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Title: 10kHz pulse repetition frequency CO2 laser for processing high damage threshold materials
Author: McDonald, Donald Wilson
Awarding Body: University of Glasgow
Current Institution: University of Glasgow
Date of Award: 1989
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Power intensities generated at the workpiece by continuous wave carbon dioxide lasers at 10.6 mum are insufficient to induce the non-conduction limited processes necessary for machining many of the refractory metals and ceramics employed in the manufacture of engineering components. Operated in a pulsed mode, analogous to solid state laser operation, the CO2:N2 laser can be designed to overcome these power intensity limitations. Nitrogen Carbon-dioxide mixtures can be pulse excited to give high output pulse intensities combined with a relatively low mean output power, thus, minimising thermal degradation of the optical system. Flat topped pulses with plateau powers controlled and matched to the processing requirements of metals and ceramics can be generated by proper choice of the input electrical pumping pulse, gas composition and design parameters of the optical resonator. Continuous machining is possible provided pulse repetition frequencies of up to 10 kHz can be achieved, since, at this frequency, a constantly evaporating liquid phase can be sustained.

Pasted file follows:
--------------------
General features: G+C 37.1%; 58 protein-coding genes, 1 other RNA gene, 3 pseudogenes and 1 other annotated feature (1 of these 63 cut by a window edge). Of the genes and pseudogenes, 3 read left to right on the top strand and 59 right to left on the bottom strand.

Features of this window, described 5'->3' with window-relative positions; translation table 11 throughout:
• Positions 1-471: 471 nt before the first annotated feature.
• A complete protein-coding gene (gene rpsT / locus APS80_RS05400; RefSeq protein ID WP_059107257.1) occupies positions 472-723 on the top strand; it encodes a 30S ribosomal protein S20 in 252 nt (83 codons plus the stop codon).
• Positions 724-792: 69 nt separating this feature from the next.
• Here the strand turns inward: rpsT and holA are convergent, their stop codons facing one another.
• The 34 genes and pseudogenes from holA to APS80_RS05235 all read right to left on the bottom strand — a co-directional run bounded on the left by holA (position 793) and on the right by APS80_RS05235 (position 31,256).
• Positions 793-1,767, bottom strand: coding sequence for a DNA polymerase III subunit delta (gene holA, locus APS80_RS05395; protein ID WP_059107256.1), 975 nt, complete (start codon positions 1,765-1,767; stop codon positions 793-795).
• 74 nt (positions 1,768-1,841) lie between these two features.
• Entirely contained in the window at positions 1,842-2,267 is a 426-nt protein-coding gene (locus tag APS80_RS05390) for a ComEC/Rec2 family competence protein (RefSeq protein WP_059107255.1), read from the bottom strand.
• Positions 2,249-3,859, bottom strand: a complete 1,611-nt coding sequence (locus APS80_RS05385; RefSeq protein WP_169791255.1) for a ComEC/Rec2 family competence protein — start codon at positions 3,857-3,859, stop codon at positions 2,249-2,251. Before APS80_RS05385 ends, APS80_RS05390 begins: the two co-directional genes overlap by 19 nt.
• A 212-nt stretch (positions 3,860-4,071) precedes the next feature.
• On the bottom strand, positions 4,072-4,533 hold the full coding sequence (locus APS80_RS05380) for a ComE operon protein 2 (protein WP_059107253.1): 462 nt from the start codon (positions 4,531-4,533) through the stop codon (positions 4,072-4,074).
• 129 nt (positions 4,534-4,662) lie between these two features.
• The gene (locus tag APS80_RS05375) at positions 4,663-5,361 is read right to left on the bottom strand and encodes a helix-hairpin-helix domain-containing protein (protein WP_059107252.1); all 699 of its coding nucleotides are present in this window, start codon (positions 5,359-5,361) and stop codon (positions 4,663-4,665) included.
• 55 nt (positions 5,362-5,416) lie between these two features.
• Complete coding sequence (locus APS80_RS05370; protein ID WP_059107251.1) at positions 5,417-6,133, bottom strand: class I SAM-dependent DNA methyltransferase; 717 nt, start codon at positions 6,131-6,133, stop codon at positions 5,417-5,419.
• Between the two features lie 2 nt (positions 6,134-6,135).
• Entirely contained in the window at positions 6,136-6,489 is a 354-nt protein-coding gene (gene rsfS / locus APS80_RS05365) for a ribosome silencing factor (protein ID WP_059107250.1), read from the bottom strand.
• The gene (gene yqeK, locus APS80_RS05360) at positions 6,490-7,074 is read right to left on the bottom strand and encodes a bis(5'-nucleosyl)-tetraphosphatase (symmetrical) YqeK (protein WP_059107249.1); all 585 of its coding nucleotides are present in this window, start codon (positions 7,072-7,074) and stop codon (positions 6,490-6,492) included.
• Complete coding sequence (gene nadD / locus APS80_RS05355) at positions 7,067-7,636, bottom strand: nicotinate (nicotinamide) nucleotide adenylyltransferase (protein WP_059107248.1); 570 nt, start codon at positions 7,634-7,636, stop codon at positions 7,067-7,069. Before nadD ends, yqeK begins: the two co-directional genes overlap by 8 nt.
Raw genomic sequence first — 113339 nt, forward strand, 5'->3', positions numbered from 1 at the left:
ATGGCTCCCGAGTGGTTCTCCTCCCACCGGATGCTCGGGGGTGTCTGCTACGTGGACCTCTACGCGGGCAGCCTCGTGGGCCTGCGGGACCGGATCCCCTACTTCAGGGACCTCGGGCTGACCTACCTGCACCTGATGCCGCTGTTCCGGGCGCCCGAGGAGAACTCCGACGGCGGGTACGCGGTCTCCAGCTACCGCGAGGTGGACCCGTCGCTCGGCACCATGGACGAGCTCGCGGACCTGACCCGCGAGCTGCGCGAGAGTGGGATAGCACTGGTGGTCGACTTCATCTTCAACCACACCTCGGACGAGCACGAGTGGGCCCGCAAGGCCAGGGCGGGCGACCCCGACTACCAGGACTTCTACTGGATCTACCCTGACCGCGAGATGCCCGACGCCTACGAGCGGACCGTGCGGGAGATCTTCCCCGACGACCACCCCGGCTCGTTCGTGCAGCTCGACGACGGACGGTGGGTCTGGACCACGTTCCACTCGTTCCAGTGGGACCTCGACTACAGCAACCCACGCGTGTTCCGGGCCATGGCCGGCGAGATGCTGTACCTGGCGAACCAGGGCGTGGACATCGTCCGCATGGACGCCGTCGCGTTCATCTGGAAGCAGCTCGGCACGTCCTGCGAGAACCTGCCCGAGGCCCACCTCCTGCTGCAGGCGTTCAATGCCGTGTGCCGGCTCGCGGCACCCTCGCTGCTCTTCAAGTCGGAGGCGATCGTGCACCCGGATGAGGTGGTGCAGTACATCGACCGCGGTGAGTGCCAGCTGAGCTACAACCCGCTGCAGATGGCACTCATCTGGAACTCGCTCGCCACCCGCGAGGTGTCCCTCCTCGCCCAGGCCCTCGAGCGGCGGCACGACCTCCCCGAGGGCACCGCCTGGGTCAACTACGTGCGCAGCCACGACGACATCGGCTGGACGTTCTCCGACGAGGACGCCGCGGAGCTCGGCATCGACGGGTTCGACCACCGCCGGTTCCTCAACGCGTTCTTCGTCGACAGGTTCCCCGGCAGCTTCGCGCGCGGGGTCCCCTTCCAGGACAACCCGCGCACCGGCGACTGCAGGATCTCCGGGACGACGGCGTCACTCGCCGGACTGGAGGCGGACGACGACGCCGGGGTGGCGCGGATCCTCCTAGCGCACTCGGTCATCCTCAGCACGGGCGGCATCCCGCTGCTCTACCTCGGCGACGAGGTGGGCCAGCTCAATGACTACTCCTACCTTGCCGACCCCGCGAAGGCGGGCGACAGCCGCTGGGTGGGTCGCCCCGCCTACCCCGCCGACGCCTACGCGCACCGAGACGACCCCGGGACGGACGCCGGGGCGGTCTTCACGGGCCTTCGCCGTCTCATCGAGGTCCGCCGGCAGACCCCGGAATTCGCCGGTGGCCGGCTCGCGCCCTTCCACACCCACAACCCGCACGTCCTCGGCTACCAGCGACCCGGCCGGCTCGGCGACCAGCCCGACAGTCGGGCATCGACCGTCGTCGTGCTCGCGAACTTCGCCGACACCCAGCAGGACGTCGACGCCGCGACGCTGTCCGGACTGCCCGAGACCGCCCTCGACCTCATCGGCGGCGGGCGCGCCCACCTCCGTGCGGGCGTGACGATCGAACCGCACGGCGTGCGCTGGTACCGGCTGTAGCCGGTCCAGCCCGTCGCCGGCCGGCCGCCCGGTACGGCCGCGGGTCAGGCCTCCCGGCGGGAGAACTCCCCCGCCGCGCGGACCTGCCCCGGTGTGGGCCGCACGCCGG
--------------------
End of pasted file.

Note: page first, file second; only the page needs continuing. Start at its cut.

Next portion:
Supervisor: Not available Sponsor: Not available
Qualification Name: Thesis (Ph.D.) Qualification Level: Doctoral
EThOS ID:  DOI: Not available